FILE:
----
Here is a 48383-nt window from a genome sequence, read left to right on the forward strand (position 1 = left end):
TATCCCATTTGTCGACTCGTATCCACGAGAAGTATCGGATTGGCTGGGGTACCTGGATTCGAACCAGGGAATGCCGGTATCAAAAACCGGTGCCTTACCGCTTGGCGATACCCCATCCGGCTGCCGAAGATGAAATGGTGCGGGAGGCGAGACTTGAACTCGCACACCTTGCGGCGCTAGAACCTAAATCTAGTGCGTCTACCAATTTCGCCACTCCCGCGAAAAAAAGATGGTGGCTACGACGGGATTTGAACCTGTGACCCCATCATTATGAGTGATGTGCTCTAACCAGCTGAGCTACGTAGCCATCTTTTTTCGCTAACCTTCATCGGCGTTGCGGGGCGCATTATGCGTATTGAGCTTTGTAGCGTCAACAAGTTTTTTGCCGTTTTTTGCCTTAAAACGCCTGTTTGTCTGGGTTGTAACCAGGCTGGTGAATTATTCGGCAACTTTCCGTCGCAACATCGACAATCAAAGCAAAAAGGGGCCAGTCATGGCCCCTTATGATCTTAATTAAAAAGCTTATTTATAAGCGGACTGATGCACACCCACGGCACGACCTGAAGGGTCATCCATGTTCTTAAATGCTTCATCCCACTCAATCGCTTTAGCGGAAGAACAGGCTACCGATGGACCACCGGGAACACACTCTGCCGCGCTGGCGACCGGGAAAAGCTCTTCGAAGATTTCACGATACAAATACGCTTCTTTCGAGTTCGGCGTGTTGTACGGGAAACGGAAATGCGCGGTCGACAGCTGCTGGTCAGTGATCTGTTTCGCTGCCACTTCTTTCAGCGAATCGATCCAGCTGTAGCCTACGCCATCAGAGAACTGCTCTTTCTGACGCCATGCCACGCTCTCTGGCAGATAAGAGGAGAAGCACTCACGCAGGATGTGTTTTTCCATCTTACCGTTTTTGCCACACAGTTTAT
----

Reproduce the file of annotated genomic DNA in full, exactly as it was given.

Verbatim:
Here is a 48383-nt window from a genome sequence, read left to right on the forward strand (position 1 = left end):
TATCCCATTTGTCGACTCGTATCCACGAGAAGTATCGGATTGGCTGGGGTACCTGGATTCGAACCAGGGAATGCCGGTATCAAAAACCGGTGCCTTACCGCTTGGCGATACCCCATCCGGCTGCCGAAGATGAAATGGTGCGGGAGGCGAGACTTGAACTCGCACACCTTGCGGCGCTAGAACCTAAATCTAGTGCGTCTACCAATTTCGCCACTCCCGCGAAAAAAAGATGGTGGCTACGACGGGATTTGAACCTGTGACCCCATCATTATGAGTGATGTGCTCTAACCAGCTGAGCTACGTAGCCATCTTTTTTCGCTAACCTTCATCGGCGTTGCGGGGCGCATTATGCGTATTGAGCTTTGTAGCGTCAACAAGTTTTTTGCCGTTTTTTGCCTTAAAACGCCTGTTTGTCTGGGTTGTAACCAGGCTGGTGAATTATTCGGCAACTTTCCGTCGCAACATCGACAATCAAAGCAAAAAGGGGCCAGTCATGGCCCCTTATGATCTTAATTAAAAAGCTTATTTATAAGCGGACTGATGCACACCCACGGCACGACCTGAAGGGTCATCCATGTTCTTAAATGCTTCATCCCACTCAATCGCTTTAGCGGAAGAACAGGCTACCGATGGACCACCGGGAACACACTCTGCCGCGCTGGCGACCGGGAAAAGCTCTTCGAAGATTTCACGATACAAATACGCTTCTTTCGAGTTCGGCGTGTTGTACGGGAAACGGAAATGCGCGGTCGACAGCTGCTGGTCAGTGATCTGTTTCGCTGCCACTTCTTTCAGCGAATCGATCCAGCTGTAGCCTACGCCATCAGAGAACTGCTCTTTCTGACGCCATGCCACGCTCTCTGGCAGATAAGAGGAGAAGCACTCACGCAGGATGTGTTTTTCCATCTTACCGTTTTTGCCACACAGTTTAT